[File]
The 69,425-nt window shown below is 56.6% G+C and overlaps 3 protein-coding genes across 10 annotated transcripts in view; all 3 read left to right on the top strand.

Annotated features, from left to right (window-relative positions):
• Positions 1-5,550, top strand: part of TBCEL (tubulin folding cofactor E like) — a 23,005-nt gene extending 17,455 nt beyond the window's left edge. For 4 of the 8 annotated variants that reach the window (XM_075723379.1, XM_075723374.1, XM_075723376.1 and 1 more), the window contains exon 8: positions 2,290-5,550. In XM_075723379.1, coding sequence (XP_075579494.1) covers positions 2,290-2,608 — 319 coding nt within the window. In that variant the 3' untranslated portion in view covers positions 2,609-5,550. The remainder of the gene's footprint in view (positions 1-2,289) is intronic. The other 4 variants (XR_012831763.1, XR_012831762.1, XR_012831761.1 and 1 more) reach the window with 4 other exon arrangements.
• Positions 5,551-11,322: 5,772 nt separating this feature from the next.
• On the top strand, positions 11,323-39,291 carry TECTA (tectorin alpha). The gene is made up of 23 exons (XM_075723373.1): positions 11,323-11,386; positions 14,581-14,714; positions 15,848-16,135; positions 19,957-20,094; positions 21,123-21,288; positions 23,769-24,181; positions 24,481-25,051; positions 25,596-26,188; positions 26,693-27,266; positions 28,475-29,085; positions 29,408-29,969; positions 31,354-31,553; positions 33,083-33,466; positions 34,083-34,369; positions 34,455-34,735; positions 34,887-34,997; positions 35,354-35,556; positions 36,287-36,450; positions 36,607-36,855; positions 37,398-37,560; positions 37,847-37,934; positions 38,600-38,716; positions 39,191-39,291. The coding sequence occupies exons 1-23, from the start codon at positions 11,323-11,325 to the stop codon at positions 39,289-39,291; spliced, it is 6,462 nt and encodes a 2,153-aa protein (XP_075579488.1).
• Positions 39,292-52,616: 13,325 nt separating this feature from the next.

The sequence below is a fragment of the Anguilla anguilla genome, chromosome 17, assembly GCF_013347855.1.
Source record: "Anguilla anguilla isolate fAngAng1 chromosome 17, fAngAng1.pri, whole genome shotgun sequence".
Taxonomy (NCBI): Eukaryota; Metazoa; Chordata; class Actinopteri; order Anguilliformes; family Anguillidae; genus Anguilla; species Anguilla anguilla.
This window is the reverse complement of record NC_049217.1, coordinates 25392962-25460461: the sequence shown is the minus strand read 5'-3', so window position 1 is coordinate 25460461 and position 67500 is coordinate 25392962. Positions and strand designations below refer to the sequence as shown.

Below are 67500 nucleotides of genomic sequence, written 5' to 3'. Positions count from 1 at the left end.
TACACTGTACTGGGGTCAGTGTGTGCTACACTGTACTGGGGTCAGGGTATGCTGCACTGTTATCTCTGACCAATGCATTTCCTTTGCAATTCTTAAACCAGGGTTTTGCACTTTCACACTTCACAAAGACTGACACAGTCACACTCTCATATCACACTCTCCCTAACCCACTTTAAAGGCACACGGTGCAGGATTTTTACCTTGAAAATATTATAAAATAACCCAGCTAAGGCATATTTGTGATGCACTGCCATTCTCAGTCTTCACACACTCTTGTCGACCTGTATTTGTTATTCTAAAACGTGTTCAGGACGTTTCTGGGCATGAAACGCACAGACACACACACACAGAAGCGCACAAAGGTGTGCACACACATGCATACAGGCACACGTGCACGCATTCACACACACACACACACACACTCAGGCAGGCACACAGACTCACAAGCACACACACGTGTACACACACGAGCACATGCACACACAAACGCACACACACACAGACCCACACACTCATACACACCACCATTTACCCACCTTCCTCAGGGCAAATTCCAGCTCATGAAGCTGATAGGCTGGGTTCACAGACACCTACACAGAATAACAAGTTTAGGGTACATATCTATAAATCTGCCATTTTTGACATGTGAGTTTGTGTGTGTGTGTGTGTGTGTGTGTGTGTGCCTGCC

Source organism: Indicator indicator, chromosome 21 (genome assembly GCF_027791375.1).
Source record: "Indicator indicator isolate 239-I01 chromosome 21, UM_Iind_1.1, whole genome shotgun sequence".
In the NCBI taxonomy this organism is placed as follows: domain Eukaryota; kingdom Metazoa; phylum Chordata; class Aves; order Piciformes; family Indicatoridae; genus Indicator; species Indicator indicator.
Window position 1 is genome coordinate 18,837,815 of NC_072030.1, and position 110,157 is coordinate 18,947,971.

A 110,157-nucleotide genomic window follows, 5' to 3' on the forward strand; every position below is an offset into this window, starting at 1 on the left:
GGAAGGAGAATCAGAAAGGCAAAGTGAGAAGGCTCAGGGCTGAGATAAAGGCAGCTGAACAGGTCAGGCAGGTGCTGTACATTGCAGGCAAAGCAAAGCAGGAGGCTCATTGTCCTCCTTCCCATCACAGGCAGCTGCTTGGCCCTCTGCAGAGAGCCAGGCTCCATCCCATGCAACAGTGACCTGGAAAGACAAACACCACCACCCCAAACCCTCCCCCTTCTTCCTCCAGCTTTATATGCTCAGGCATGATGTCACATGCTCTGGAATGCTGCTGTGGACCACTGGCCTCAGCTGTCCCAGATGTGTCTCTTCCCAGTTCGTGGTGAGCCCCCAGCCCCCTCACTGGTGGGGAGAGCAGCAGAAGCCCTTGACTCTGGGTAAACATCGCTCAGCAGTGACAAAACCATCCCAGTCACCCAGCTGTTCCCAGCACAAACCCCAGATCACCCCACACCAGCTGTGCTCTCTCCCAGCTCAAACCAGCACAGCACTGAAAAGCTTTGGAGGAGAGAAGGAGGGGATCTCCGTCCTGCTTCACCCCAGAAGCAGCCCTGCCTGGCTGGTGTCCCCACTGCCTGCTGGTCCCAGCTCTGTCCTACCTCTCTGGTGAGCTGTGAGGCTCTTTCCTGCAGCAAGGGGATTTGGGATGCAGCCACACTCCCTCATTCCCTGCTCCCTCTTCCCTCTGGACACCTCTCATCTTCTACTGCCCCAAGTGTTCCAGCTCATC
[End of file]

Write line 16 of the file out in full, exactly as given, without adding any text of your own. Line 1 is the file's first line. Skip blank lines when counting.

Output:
Window position 1 is genome coordinate 18,837,815 of NC_072030.1, and position 110,157 is coordinate 18,947,971.